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More bad reporting
2004-07-20

Over the last week, I found a couple more examples of biased reporting. The first was from the NYTimes in an article about John Edwards earning release, where they tried to paint a picture of tax evasion by the use of a "so called S corporation". S Corporations aren't rocket science, they are one of several types of incorprations allowed under most states. These types include partnerships, sole proprietorships, LLC's (a relative new comer in the states), S Corporations and C Corporations. Most big companies are C Corps, and lots of small businesses are S Corps. Neotonic was actually a C corp, though we debated being an S Corp instead. An S corp is limited to 25 share holders, so it only works for small companies, but it allows you to "pass through" the income of the company to the shareholders, so you don't have to pay taxes twice (ie, the company and you pay taxes in a C corp, but only you have to pay taxes in an S corp). The main thrust of the NY Times article was that Edwards "avoided" paying about $500k in Medicaid taxes by using this scheme: he only took $360k in income and had the rest paid in dividends from the company. I didn't know that Medicaid taxes applied to your full income, I assumed that it stopped around $70k like FICA, but we'll assume they are correct. But, it seems perfectly reasonable to me to have a salary of $360k (I know, it sounds like a lot, but this is a personal injury lawyer), and then any profits of the company would be distributed as dividends, which are taxed at a lower rate (and apparently don't apply to FICA & Medicaid). That's not "tax avoidance", that's just following the tax rules and running a company, something a lot of people in the US do.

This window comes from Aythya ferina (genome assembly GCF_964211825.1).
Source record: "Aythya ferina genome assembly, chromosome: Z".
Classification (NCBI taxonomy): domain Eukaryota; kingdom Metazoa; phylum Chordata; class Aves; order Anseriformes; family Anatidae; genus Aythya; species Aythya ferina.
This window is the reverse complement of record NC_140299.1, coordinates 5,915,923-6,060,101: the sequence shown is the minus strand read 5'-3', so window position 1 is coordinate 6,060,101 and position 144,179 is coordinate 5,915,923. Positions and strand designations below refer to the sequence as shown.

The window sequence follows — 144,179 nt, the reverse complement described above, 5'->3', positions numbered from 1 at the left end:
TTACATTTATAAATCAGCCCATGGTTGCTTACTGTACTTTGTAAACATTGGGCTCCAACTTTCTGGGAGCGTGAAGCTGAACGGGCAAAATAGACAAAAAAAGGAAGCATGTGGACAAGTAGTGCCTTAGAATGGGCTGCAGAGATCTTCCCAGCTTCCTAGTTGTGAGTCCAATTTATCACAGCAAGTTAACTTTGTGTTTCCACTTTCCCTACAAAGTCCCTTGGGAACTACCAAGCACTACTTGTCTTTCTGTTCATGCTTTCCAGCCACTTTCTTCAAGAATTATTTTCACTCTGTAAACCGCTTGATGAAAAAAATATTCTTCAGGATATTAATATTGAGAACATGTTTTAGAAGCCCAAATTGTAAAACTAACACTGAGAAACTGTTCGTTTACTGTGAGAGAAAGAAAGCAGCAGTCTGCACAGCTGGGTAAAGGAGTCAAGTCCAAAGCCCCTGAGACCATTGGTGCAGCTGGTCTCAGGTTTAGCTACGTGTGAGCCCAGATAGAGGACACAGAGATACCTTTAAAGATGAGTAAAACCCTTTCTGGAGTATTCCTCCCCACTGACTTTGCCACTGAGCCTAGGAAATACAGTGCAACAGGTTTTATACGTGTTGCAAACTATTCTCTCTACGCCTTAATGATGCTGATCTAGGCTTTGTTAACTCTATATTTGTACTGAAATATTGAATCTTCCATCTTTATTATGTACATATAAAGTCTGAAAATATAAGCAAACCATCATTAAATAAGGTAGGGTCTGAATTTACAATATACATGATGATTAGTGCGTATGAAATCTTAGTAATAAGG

The second was from USA Today (I was in a hotel, of course), where an article about people still using P2P services called them "unauthorized services". There is no "authorizing" authority for software, unless you're talking about the "Made for WinXP" label or something. You might be able to use eDonkey and Kazaa to get unauthorized copies of movies, music, or software (or knitting patterns, for that matter), but that doesn't make the software itself "unauthorized".


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